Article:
The partner of a legal firm has confirmed a binding death benefit nomination (BDBN) can achieve exactly the same result upon the passing of an SMSF member as a reversionary pension.
“A properly worded trust deed and a properly worded binding nomination, provided they work together properly … can mimic a reversionary pension,” Cooper Grace Ward partner Clinton Jackson said during a plenary session at the SMSF Association Technical Day 2020 held last week.
Jackson pointed out a reversionary pension is basically a mechanism to facilitate an automatic payment to a particular beneficiary that is not subject to any decisions made by the SMSF trustees and not subject to any provisions of the trust deed.
“So provided we have a well-worded trust deed and those binding documentation documents worded specifically to make [payment to a specified beneficiary] happen, then we can achieve the same result,” he noted.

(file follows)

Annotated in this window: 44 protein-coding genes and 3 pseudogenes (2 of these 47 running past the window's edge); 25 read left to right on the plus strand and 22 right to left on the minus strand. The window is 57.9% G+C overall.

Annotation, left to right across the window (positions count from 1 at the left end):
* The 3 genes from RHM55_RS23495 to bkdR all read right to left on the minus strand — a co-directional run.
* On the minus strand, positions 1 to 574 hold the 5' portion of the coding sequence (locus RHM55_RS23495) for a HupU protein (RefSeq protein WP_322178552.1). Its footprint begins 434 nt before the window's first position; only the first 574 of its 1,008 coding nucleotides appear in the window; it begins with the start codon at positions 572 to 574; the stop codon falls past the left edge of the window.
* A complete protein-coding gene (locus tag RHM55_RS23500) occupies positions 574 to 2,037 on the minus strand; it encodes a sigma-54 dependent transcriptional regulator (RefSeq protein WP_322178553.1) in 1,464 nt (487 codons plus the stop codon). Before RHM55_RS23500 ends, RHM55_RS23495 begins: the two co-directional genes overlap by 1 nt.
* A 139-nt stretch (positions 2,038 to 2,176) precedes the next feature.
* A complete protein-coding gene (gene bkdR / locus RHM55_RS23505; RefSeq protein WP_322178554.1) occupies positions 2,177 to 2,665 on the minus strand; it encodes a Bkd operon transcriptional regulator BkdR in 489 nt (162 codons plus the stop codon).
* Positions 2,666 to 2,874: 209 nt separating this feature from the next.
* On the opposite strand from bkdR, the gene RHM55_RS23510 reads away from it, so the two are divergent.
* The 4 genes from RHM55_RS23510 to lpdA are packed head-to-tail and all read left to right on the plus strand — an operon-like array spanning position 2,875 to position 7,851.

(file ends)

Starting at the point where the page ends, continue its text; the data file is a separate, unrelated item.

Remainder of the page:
He identified this is as a particularly important fact for members wanting to take advantage of the transfer balance cap rules, whereby the beneficiary of a reversionary pension does not have a credit recorded against their transfer balance account for a period of 12 months, as it expands their estate planning options.
In addition, he cited a practical reason why a BDBN might be favoured over a reversionary pension.
“The reason why this is a very good option, and we prefer to use [BDBNs] in some instances over reversionary pensions, is because they are easy to change,” he said.
“Binding nominations are very easy to change and you can do it by following the procedure in the deed.
“If we have a pension in place, and we don’t want to mess with any treatment for Centrelink purposes or healthcare cards or those sorts of things, changing a reversionary pension is a really difficult process and as we’ve said before, it’s not entirely clear [you’ll achieve] the result you’re looking for.”''